The USSEE Board of Directors is pleased to announce the nominees for the 2019 Board Elections. The following nominees are for 5 available positions: Secretary Treasurer (2 nominees), 2 At-Large Member Positions (5 nominees), Graduate Student Member (1 nominee), and Undergraduate Student Member (2 nominees). Nominees are presented by position in alphabetical order. Elections will open Sunday June 1st and run through Sunday June 9th. Please note, your ISEE/USSEE membership must be up-to-date to vote!
To vote, use the following link: https://docs.google.com/forms/d/e/1FAIpQLScdeJT8zbQ9xN7sE6oEneb2QjafV2n2km9S0YKDZCmLLG1Z-g/viewform?usp=sf_link
Dr. John Polimeni is an Associate Professor of Economics at the Albany College of Pharmacy and Health Sciences. He received his B.S. in Mathematics from Rensselaer Polytechnic Institute, his M.S. in Economics and a Certificate of Graduate Studies in Regulatory Economics from S.U.N.Y. at Albany, and his Ph.D. in Ecological Economics from Rensselaer Polytechnic Institute. His research focuses on the interaction of economic development with the environment. He conducts research on sustainable agriculture, the impact on the environment, public health, and how economic development can result. He also performs research on energy and smart cities technology. He has published over 50 peer-reviewed papers, including three in Ecological Economics, and four books. Additionally, he has taught an Ecological Economics course and given numerous conference presentations, including ISEE and USSEE conferences. John also serves on the Schenectady (N.Y.) City Council and has passed several laws to improve the environment.
Candidacy Statement: I am excited by the possibility of serving the US Society of Ecological Economics as secretary-treasurer. I have experience as treasurer for several non-profit organizations I have served on and would use this experience to perform the duties for USSEE. Our current conditions in the United States and globally requires that the ecological economics community take a leadership role in not only academia but in our public policy. I value the role Ecological Economics has played in fostering sustainability discourse and look forward to using my skills to assist the USSEE and the opportunity to give back to the ecological economics community.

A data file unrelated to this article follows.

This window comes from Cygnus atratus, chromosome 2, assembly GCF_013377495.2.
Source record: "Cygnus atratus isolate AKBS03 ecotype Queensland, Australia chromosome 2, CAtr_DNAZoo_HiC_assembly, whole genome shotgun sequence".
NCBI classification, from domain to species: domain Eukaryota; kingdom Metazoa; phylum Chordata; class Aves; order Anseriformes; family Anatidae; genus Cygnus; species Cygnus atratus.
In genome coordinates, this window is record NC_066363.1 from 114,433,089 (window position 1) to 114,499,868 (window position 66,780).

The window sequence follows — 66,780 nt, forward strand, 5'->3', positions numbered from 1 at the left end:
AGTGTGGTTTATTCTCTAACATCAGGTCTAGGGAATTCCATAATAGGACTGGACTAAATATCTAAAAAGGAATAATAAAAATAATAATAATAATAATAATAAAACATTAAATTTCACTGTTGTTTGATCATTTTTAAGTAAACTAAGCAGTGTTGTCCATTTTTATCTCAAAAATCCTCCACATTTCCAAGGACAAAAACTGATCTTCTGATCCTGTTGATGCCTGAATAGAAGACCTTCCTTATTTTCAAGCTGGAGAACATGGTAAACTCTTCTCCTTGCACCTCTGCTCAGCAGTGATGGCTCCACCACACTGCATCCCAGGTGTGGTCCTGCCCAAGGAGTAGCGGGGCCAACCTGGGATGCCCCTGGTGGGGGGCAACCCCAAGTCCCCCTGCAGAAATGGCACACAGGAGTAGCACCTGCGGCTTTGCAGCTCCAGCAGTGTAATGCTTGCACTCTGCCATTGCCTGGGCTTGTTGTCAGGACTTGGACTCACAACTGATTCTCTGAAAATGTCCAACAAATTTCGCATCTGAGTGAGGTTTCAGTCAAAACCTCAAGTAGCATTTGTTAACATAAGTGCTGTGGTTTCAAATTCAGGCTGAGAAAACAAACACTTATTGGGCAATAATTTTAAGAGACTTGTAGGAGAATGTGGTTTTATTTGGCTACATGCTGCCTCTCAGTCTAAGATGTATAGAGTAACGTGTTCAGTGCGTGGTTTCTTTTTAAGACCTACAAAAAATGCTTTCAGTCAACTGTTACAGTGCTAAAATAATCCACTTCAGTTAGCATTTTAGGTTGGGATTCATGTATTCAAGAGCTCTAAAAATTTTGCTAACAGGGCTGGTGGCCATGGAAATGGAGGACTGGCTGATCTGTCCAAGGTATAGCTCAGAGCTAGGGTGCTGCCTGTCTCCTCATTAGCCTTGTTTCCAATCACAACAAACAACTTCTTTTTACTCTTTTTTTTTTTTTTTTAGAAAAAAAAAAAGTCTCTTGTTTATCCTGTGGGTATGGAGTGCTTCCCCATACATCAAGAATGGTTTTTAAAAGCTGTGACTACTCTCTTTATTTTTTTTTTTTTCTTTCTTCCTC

John A. Sorrentino is Associate Professor of Economics at Temple University. After writing a dissertation on the theory of externalities, he participated in a 1975 multi-disciplinary NASA/Federal Energy Administration summer fellowship program on Energy Conservation. He further cultivated his interest in inter-disciplinary teaching & research as a faculty member in the Temple University Freshman Inter-disciplinary Studies Program in the later 1970s. This program was sponsored by the Mellon Foundation to re-vitalize the undergraduate curriculum. Twenty years later, he co-founded Temple’s Environmental studies program with other natural & social scientists.
John was honored by the University with a 1999 Lindback Award for Distinguished Teaching. Most of his publications and consulting work have involved the micro-economics of energy and the environment, and have appeared in journals such as the American Economic Review, Journal of Environmental Economics & Management, Environmental Management, and Landscape & Urban Planning. His works-in-progress include such topics as sustainable housing placement, environmental information systems, sustainable business practices, urban agriculture, and using environmental and health amenities to offset wealth inequality. John received his B.B.A. from Baruch College of the City University of New York, and M.S. and Ph.D. degrees from Purdue University, all in economics.